Just got back from Greenbelt, a festival of arts, politics and theology.
After several years of my kids camping with friends, we had a fairly orderly encampment of five families or part-families, more typical of how it was before the offspring became teens.
With Carenza, I visited an art exhibition by Nicola Green about the election of Obama, with Perran, I attended Shobana Jeyasingh’s “Configurations” (Indian Classical Dance alongside a string quartet), I joined Pascoe for a talk on food security in Malawi and with Nigel, the hilarious comedian Barbara Nice (your Nana’s point of view – but only if your Nana was deeply subversive).
We also shared craich, cups of chai and glasses of wine with good friends.
I have been fed spiritually, but luckily, not watered. Last year, we were six inches deep in quagmire. I saw another middle-aged woman slip over. She arose looking like a chocolate-coated gingerbread man and I spent the rest of the weekend worrying it would happen to me. But this year was a good one for sitting around on the grass wearing ridiculous festival clothes (of which I have a selection).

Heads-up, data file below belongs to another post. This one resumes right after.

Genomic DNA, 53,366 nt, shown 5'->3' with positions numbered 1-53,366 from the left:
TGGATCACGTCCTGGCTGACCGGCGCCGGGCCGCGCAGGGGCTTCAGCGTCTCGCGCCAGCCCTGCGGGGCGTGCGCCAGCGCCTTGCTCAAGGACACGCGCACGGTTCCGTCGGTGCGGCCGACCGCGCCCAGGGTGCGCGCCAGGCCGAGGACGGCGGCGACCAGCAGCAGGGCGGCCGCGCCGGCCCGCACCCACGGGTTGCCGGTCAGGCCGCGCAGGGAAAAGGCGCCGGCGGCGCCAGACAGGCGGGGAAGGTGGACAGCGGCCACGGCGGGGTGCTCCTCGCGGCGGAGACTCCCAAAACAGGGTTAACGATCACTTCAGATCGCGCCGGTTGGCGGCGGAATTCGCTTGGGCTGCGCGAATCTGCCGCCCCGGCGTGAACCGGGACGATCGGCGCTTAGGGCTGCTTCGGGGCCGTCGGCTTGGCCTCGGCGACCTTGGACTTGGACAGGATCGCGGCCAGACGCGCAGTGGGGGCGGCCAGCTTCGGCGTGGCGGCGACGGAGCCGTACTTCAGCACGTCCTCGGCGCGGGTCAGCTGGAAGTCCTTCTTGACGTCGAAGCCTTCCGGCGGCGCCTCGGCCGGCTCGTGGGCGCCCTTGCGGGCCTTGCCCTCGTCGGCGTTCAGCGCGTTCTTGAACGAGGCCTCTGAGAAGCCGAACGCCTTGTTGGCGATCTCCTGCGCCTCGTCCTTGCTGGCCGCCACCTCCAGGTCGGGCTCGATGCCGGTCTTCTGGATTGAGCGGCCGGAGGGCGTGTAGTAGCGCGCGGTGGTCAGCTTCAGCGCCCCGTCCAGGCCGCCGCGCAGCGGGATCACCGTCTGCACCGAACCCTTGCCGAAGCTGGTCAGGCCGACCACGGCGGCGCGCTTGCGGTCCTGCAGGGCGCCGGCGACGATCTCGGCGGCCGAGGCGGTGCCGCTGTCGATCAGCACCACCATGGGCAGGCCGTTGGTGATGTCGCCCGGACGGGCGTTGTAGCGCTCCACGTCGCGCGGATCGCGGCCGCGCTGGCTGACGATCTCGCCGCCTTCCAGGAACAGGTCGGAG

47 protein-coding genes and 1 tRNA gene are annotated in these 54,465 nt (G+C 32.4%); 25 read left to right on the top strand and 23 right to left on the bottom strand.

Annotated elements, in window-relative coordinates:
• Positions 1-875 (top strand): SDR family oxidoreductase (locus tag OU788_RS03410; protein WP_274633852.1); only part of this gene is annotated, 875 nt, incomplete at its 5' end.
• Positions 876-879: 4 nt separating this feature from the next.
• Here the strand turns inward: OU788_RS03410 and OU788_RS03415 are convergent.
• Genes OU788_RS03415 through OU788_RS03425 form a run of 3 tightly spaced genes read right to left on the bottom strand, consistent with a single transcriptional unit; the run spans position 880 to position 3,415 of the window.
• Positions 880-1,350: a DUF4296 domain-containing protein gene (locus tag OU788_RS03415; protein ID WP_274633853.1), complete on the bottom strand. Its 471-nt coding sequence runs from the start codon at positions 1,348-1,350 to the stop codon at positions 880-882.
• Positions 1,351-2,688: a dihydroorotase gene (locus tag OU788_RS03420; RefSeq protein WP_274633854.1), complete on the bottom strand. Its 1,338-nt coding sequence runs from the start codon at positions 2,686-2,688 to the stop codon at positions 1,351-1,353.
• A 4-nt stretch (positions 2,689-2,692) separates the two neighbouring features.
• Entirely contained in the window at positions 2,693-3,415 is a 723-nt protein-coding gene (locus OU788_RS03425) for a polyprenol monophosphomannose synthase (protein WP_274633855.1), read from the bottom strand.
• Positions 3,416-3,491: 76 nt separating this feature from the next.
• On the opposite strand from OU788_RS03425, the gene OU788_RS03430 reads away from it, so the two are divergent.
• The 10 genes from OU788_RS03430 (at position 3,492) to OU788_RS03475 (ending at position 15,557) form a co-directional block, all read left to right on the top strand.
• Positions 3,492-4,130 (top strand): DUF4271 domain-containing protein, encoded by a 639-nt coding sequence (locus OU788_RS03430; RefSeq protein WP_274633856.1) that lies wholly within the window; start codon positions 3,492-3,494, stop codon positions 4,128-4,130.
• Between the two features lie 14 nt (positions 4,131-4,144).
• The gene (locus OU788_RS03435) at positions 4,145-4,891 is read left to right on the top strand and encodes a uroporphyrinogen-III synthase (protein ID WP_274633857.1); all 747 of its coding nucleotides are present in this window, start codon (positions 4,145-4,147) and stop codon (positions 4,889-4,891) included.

For us, it was probably the perfect Greenbelt, but as with everything else, things are changing. Greenbelt happens at Cheltenham Racecourse where they are about to knock down and rebuild the huge grandstand, so the festival may be looking for a new home. Plus the twins reckon that if they come next year, it should be as volunteers, to help with the day-to-day running rather than relaxing with us.
But I’m sure that somehow, somewhere, Greenbelt will happen and that most of us will be there.
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